January 12, 2017

Graduate Student Kristina Kwacz Published in Peer-reviewed Journal Confluence

Graduate student Kristina Kwacz shows her SUNY Empire colors in Wilno, Poland. Image courtesy Kristina Kwacz
Graduate Student Kristina Kwacz shows her school colors in Wroclaw, Poland. Photo/Provided by Kwacz

Pilgrimage, Partitions, and Patriarchy: Polish Women and the Virgin Mary,” by Kristina Kwacz, a student in SUNY Empire State College’s School for Graduate Studies’ Master of Arts in Liberal Studies (MALS) program, was published in Confluence, The Journal of Graduate Liberal Studies.

Her research on how and why Poles came to revere the Virgin Mary so deeply, and what impact this has had on Polish women, was inspired by her mother, Katherine Kwacz.

As a teenager living in Poland, Katherine, then known as Katarzyna Kolenda, undertook two 80 kilometer pilgrimages, in 1937 and 1938, on foot, to view the sacred icon of the Blessed Virgin Mary of Ostrobrama in Wilno, Poland.

She prayed for fulfillment of a special intention, to return to her birth country, the United States, and the opportunity for a better life.

An arranged marriage in 1939 provided the opportunity for Kolenda – now Kwacz – to return to the U.S.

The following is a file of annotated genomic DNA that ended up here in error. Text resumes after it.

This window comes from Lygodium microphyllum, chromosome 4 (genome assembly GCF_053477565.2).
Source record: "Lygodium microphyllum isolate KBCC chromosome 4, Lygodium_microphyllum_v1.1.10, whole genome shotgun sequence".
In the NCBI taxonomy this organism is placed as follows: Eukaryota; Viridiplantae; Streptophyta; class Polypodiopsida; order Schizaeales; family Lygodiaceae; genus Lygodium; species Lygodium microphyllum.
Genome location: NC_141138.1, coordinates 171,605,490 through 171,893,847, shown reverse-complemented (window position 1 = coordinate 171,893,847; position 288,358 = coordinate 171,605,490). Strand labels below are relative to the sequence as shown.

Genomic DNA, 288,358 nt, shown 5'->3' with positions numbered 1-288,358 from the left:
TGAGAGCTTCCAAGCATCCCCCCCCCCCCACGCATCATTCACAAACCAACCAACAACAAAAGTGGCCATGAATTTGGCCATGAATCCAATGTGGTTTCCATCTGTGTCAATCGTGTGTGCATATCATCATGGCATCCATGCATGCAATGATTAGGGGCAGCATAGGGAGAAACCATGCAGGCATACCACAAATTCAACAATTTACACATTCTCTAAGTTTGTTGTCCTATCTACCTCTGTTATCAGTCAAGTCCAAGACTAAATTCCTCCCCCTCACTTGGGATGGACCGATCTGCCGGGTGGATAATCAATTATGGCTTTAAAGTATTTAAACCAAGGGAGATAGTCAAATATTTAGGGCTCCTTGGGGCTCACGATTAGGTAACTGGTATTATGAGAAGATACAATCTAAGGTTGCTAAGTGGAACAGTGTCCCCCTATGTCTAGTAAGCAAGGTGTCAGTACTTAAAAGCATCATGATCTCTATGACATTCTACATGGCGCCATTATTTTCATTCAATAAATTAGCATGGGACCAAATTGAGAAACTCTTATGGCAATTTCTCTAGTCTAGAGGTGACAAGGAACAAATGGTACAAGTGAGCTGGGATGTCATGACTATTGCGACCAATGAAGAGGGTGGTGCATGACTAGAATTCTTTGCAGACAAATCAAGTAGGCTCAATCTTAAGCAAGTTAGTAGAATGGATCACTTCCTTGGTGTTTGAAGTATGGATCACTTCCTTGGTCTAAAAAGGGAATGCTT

The outbreak of WWII stymied her husband's departure and post-war regime changes prohibited his emigration from Poland until 1959.

Seeking to learn what factors may have influenced her mother's decision to remain married while waiting for a reunion that ultimately took two decades, Kristina undertook an independent study in Polish Catholicism as part of her MALS program.

"Pilgrimage, Partitions and Patriarchy" is the result of that 2014 independent study, written under the guidance of Leah Perry, an assistant professor of Cultural Studies with the college’s School for Graduate Studies.

In 2015, Kristina presented the paper at the East Coast Graduate Liberal Studies Symposium at Stockton University.

“The ability to customize my master’s program, which reflects my individual interests, and ultimately produce a unique, creative project as a capstone, is extraordinary and exhilarating,” Kristina said. “I began my program with an eye toward producing an exhibit or publication of my documentary photographs of Eastern Europe. Thanks to thoughtful counsel from my mentor, it evolved to become an exploration of my identity within and outside of my parents' dramatic story.” 

Her primary mentor is Anastasia Pratt, assistant professor of Historical Studies and a 2016 recipient of the Chancellor’s Award for Excellence in Faculty Service.

Kristina anticipates completion of her final project, an exhibition combining family photographs, narrative and artifacts, and her master's degree this spring.

She said that she views completing her project and degree as a beginning and not an end, as she plans to continue to conduct research on pre- and post-WWII Poland and emigration, expand her exhibition, present her work and seek new venues for its installation.

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